For me, perhaps for you too, the key factor is if direct democracy is better in practice than representative democracy.

I think it can be, if we can make it work.  Direct democracy is better because it works more in tune with the priorities of the citizens.

The key fact is not if in theory direct democracy is better; it has to be better in daily life. But direct democracy is difficult because it needs the majority of citizens with the right values and behaviours. When people are not ready, it will be foolish to expect direct democracy to work.

Representative democracy is difficult too. Representative democracy works only if the people posses the skills for it. When they don’t the country becomes corrupt and unstable. The outcome is dictatorship or anarchy. Direct democracy is more difficult because it needs even better prepared citizens.

Representative democratic societies that are not stable are not ready for direct democracy. Stable representative democracies are.

If your country is a stable representative democracy then you can already help push for switch. If your country is not a stable democracy, or is not a democracy at all, you can work to help it become ready.

Sometimes countries surprise us; perhaps they surprise themselves too, and accomplish amazing changes. For example, Taiwan, not long ago a dictatorship, is now a semi-direct democracy. Amazing!

So, if you country is ready, push! If it is not ready, to push make it ready! The people now running the country will not push for change. They are happy with the current system. Who can blame them?

OK, direct democracy sounds good, but we need more information; how did the Greeks manage to take such huge leap forward? How did they make it work for several centuries 2800 years ago? What mechanisms and institutions did they set up? How did they make the laws? Who made the laws? How were they applied? How did they prevent corruption? How did they decide who run the government? etc.

In the next blog we will look at all those things. The idea is to help make direct democracy a credible alternative for all countries.

As always, your insights and action will help reach the goal.


Note: Under normal circumstances I will publish a new blog every 2 days.

Democracy is better, much better, to fight the coronavirus

I read that totalitarian governments are dealing with the coronavirus crisis better than democracies.

This is wrong. It is not possible to know the facts in such countries.

I can’t believe totalitarian regimes on hardly anything. Particularly on anything that has to do with the power and prestige of the regime.

You can believe a totalitarian regime only if whatever they say can be verified by others.

Some say that such regimes can be more effective because when the top guy says; “do this!” everybody complies. It does not work that way. This is how it works;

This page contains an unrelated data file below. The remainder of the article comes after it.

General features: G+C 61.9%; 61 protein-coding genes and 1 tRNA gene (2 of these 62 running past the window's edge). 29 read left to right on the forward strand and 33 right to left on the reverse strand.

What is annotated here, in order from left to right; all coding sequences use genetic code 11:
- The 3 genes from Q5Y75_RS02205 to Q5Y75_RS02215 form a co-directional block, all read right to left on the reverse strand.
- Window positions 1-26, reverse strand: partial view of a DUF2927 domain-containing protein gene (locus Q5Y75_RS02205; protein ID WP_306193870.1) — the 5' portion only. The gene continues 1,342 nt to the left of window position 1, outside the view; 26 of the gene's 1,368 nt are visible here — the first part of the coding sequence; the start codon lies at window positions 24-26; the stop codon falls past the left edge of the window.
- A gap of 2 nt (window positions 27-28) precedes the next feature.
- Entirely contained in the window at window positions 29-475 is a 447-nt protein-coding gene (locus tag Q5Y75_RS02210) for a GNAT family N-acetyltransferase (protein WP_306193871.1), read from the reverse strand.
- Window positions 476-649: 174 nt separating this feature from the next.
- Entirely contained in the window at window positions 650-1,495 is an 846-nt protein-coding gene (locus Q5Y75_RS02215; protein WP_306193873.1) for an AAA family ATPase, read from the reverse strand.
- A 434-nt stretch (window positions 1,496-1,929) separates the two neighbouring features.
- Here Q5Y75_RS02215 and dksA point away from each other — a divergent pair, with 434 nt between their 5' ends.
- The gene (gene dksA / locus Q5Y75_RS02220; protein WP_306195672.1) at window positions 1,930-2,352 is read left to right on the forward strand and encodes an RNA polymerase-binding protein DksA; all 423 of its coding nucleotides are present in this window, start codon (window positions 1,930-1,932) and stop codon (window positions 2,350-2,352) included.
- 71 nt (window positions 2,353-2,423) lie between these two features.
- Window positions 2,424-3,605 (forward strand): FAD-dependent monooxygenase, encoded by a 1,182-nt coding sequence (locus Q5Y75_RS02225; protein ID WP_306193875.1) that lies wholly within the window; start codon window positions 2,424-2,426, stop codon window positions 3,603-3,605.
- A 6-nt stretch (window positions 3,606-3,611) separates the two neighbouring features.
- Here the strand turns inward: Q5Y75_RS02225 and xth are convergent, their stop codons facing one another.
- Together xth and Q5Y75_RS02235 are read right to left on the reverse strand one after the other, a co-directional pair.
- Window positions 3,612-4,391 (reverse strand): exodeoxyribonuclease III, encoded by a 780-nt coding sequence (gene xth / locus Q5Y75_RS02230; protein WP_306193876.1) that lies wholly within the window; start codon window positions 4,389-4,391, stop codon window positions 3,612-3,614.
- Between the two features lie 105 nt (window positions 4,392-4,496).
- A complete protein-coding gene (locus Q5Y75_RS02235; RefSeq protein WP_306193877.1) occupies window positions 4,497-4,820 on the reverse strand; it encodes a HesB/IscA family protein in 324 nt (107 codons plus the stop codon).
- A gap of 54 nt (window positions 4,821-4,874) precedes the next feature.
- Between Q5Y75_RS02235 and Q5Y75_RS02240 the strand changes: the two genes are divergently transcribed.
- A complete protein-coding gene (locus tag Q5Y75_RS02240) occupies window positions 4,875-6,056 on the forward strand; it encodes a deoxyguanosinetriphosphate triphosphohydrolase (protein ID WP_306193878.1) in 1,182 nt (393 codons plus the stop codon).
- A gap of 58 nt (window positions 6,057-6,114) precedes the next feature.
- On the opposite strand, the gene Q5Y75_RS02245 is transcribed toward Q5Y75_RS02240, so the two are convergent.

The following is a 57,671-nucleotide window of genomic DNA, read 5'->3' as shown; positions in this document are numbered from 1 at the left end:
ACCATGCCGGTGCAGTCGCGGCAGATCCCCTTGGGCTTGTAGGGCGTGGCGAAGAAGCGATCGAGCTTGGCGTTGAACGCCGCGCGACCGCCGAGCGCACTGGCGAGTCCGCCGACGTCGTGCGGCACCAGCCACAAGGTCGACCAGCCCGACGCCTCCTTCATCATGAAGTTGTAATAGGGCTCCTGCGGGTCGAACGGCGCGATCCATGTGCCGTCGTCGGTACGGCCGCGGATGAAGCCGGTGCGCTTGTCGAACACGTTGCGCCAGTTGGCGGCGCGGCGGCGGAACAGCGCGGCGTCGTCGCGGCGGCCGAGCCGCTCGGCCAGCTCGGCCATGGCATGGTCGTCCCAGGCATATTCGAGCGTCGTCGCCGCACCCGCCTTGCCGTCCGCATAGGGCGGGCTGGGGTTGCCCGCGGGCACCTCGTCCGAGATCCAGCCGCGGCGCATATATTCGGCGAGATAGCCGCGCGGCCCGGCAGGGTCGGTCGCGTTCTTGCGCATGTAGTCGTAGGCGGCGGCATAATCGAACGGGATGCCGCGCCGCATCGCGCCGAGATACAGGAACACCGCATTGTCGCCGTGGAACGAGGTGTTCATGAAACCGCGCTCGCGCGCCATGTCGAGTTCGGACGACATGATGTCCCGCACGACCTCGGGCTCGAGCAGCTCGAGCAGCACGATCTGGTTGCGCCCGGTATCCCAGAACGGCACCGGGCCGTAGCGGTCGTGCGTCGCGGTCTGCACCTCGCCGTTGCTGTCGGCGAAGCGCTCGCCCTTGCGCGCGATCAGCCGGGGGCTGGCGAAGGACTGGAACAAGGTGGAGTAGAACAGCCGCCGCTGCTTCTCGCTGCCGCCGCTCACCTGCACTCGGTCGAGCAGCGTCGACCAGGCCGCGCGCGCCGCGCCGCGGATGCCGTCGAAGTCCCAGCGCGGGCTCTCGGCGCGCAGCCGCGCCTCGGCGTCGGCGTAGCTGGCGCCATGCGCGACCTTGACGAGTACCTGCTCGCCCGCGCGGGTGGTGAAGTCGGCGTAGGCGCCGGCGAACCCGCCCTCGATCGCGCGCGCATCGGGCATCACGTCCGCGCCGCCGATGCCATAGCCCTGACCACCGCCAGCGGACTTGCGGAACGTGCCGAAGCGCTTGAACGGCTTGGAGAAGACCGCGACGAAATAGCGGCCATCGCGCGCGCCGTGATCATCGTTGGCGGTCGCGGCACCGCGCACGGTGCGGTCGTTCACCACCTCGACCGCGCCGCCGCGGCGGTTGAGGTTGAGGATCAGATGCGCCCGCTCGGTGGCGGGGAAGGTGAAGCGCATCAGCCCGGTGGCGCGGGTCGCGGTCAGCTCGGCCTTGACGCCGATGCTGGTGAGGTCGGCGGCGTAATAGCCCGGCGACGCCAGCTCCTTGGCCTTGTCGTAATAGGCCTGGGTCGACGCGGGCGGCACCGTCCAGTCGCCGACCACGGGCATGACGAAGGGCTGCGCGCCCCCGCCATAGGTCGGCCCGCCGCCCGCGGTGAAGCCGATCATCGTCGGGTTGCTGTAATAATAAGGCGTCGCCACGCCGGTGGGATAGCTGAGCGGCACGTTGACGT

Before the top guy issues the order someone has to give him the information. In a totalitarian system, those who have the information have to be careful. The boss may not like the bad news. This fear makes people hesitate and wait. “Maybe someone else will give him the bad news…”

Anyone can understand this sort of thinking goes against effectiveness. Effectiveness requires facts, open information up front. The totalitarian frame of mind is in fact a mental handicap, no matter how many share it.

We saw what happened in China to the doctor who first spoke up about the coronavirus. His local “top guy“  told him something like this: “That can not be true, that can not happen here, we control everything. You have to retract what you said”.

The local official thought that way because his own superiors may not like such bad news either. He felt compelled to do the irrational thing. He forced the doctor to say he had made a mistake. He forced the doctor to deny reality, but this seemed logical and rational to him.

This is like what the Church did to Galileo. On February 26, 1616, the “Holy” Inquisition (what a name!), forced Galileo to retract the facts he had found. One would expect that in 2020 this sort of madness could not happen, but it is happening.

I do not know what sort of threats the doctor received, but they had to be scary to force such courageous man to retract.

When the regime finally admitted to the problem, it had lost valuable time. Many people died and are dying around the World because of this huge management mistake.

In a democracy things are very different. The doctor would have attracted media attention. The government would have to act right away. If it did not, the consequences for those in power would be very serious.

Imagine what would happen to officials in a democracy if they forced a doctor to do the same.

It is possible that Trump and other leaders did not react as fast as they should, although it is easy to second guess. Because of the lies and misleading information from China even medical experts in the West were slow to react.

In the US, just for believing he acted too slowly, many people are jumping all over Trump. It may cost him the reelection. Nothing of that is possible in a totalitarian regime.

Even now we do not know what has happened in China, or what is happening. There could be thousands more dead, tens of thousands, we do not know. As consensus emerges in key democracies that the Chinese have been lying and continue to lie, it seems they are “admitting” to more coronavirus cases. Such “admissions” are worthless because nothing they say has credibility.

If things get uncomfortable, the Chinese regime may even execute a few officials in Wuhan. They could be same officials who pressured the doctor; such are the crazy ways of totalitarian regimes.

I read the doctor has already been “rehabilitated”. Those who forced the doctor to recant may be the ones getting nervous now. Unfortunately, the doctor has passed away. They say he became infected with the virus. I do not know if that is true either.